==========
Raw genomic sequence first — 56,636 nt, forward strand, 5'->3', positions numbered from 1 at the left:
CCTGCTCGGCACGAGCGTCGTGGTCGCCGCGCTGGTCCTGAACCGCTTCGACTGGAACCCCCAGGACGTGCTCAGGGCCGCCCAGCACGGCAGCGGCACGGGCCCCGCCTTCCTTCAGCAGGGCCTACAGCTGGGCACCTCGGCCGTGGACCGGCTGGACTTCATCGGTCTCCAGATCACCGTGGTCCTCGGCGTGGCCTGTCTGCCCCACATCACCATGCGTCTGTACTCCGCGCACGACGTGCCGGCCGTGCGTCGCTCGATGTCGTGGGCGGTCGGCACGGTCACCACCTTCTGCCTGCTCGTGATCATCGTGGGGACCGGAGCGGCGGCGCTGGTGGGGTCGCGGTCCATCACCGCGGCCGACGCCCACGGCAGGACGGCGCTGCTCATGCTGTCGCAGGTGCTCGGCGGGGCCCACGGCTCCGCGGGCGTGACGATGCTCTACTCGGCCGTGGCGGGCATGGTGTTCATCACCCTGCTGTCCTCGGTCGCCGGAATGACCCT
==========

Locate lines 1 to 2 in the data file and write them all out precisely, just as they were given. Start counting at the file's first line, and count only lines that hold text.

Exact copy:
Raw genomic sequence first — 56,636 nt, forward strand, 5'->3', positions numbered from 1 at the left:
CCTGCTCGGCACGAGCGTCGTGGTCGCCGCGCTGGTCCTGAACCGCTTCGACTGGAACCCCCAGGACGTGCTCAGGGCCGCCCAGCACGGCAGCGGCACGGGCCCCGCCTTCCTTCAGCAGGGCCTACAGCTGGGCACCTCGGCCGTGGACCGGCTGGACTTCATCGGTCTCCAGATCACCGTGGTCCTCGGCGTGGCCTGTCTGCCCCACATCACCATGCGTCTGTACTCCGCGCACGACGTGCCGGCCGTGCGTCGCTCGATGTCGTGGGCGGTCGGCACGGTCACCACCTTCTGCCTGCTCGTGATCATCGTGGGGACCGGAGCGGCGGCGCTGGTGGGGTCGCGGTCCATCACCGCGGCCGACGCCCACGGCAGGACGGCGCTGCTCATGCTGTCGCAGGTGCTCGGCGGGGCCCACGGCTCCGCGGGCGTGACGATGCTCTACTCGGCCGTGGCGGGCATGGTGTTCATCACCCTGCTGTCCTCGGTCGCCGGAATGACCCT